Relaxation and Cognitive Therapy: Effects upon Patients' Abilities to Cope with a Stressful Medical Procedure
Description: This investigation evaluated the efficacy of relaxation training and cognitive therapy separately and in combination in enhancing the coping skills of patients during epidural steroid injections. Subjects consisted of 80 back pain patients. They were randomly assigned to four groups to receive either relaxation training, cognitive therapy, relaxation and cognitive therapy, or attention control treatment. All subjects were provided preparatory information describing the procedure for the epidural injection and typical physical sensations experienced by patients undergoing the procedure. Relaxation training consisted of Jacobsonian progressive relaxation instructions which were modelled by the trainer. Cognitive therapy consisted of instructions and a work sheet designed to assist subjects in designing positive (rational) self statements concerning the injection procedure. Attention control procedures involved instructions and written exercises of equal duration to the relaxation and cognitive treatments but containing no instructions for the control of anxiety and pain. The three experimental groups exhibited significantly fewer "ae1f-distress" verbalizations during the injection. On other dependent measures, namely, the remaining catagories of pain verbalizations, gross body movements, heart rate, and independent ratings of anxiety there were no significant differences among experimental and control groups. Results are discussed in terms of spontaneous use of coping skills, habituation, individual differences in predisposition to specific coping strategies, and possible cultural/class/educational correlates of specific coping strategies. Improvements in methodology and directions for future research are recommended.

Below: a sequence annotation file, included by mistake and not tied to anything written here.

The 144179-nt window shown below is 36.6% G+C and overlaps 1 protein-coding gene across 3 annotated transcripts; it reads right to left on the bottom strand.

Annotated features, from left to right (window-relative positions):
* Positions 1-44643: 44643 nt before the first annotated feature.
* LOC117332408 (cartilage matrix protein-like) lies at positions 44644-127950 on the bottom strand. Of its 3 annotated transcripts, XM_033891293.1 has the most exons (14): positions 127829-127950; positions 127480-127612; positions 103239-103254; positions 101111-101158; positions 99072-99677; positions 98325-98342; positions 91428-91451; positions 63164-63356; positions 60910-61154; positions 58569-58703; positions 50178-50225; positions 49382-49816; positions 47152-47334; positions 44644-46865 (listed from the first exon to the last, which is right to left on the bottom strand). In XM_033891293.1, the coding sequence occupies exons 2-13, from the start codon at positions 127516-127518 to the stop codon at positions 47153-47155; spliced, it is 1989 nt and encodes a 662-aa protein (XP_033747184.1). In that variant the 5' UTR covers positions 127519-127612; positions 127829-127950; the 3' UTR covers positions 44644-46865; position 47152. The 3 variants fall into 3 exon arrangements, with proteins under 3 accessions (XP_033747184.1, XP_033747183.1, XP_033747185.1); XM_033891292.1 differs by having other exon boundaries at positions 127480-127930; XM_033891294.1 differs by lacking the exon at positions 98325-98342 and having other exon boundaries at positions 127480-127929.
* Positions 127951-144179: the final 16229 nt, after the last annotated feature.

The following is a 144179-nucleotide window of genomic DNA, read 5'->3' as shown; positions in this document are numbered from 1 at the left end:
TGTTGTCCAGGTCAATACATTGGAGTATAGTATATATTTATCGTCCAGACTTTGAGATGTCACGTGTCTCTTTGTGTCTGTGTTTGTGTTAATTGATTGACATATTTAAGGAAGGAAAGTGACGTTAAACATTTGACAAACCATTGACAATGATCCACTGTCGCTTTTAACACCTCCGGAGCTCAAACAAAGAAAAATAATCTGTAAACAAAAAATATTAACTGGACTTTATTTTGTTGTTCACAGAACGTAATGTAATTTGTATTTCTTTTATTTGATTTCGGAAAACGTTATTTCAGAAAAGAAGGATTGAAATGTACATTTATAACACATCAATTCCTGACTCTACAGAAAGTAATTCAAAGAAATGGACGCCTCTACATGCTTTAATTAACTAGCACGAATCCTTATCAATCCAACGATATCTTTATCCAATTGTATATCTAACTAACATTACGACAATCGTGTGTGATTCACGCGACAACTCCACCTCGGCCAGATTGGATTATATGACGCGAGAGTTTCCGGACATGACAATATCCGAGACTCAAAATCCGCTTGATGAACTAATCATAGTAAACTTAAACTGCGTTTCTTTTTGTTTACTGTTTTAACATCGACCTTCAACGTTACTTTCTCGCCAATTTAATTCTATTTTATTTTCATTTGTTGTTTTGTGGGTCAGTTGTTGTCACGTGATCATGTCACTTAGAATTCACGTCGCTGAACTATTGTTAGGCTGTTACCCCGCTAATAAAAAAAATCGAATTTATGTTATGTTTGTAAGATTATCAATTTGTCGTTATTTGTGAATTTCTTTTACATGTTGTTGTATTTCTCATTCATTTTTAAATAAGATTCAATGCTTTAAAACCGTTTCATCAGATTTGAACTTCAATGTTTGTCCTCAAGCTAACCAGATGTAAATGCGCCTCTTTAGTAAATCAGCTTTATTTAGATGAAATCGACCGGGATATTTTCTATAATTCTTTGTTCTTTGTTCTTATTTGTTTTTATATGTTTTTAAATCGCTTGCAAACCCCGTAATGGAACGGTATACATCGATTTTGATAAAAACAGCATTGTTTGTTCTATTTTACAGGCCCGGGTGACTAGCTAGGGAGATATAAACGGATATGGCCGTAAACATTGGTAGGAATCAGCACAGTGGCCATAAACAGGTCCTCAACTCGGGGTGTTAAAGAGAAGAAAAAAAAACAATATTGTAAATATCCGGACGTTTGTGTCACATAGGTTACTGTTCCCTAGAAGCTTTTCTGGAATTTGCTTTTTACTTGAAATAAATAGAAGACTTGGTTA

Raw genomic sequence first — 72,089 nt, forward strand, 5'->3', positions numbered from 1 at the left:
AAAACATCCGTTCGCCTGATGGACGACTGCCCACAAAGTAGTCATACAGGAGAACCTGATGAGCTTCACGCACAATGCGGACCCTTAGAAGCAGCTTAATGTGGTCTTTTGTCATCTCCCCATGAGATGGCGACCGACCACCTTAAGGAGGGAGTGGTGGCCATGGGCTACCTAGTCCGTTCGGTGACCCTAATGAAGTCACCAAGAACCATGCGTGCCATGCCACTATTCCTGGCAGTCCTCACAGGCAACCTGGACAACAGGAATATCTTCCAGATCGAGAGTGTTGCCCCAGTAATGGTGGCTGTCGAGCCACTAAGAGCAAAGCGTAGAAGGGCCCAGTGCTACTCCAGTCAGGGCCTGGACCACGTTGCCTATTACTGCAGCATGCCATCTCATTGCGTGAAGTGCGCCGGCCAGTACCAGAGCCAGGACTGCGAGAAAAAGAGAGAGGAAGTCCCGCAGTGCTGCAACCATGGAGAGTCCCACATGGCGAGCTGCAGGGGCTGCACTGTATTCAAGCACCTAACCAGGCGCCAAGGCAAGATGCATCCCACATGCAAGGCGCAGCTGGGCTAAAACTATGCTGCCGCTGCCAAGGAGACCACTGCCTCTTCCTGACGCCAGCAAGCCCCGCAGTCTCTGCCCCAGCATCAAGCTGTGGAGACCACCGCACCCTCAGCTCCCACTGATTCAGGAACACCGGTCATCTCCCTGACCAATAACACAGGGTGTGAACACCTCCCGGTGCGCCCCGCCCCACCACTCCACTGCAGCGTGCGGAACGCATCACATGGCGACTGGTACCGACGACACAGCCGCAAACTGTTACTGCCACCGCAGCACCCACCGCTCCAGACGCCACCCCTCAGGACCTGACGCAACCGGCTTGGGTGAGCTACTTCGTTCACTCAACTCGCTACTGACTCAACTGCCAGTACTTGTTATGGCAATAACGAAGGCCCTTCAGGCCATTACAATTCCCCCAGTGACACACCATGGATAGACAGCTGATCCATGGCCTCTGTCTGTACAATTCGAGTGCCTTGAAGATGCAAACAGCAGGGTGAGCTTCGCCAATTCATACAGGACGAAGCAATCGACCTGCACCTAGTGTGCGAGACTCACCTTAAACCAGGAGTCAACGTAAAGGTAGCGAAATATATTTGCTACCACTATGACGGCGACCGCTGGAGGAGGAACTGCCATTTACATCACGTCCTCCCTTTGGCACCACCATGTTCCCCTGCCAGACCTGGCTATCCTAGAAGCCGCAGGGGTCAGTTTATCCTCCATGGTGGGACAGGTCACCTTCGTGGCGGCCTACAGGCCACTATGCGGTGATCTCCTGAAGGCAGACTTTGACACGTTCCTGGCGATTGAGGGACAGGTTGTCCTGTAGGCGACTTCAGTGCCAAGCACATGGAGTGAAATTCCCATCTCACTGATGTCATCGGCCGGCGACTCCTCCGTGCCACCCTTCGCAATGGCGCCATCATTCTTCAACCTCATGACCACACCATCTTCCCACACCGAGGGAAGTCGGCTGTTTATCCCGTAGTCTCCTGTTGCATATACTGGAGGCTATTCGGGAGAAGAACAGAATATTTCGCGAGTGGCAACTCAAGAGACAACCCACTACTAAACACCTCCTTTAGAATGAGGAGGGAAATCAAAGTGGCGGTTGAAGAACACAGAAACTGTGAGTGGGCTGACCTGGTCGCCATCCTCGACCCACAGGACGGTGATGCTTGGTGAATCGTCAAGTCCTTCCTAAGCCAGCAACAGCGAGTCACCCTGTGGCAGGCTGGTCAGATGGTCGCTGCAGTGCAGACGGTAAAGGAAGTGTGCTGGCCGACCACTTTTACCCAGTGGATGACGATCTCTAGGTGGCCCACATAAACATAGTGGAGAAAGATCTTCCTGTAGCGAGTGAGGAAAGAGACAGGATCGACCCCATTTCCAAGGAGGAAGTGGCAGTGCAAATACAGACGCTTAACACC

Date: August 1990
Creator: Catalanello, Michael S.
Partner: UNT Libraries